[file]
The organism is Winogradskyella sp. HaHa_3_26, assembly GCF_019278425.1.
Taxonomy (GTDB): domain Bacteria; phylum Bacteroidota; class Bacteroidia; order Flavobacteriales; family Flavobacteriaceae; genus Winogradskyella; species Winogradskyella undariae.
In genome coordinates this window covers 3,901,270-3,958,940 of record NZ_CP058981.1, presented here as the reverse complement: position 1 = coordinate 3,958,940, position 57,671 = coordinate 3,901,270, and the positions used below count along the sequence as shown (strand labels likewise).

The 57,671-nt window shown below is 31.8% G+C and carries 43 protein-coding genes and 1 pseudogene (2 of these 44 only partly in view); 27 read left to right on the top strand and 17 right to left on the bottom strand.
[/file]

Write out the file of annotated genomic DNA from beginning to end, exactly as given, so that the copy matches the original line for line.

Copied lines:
The organism is Winogradskyella sp. HaHa_3_26, assembly GCF_019278425.1.
Taxonomy (GTDB): domain Bacteria; phylum Bacteroidota; class Bacteroidia; order Flavobacteriales; family Flavobacteriaceae; genus Winogradskyella; species Winogradskyella undariae.
In genome coordinates this window covers 3,901,270-3,958,940 of record NZ_CP058981.1, presented here as the reverse complement: position 1 = coordinate 3,958,940, position 57,671 = coordinate 3,901,270, and the positions used below count along the sequence as shown (strand labels likewise).

The 57,671-nt window shown below is 31.8% G+C and carries 43 protein-coding genes and 1 pseudogene (2 of these 44 only partly in view); 27 read left to right on the top strand and 17 right to left on the bottom strand.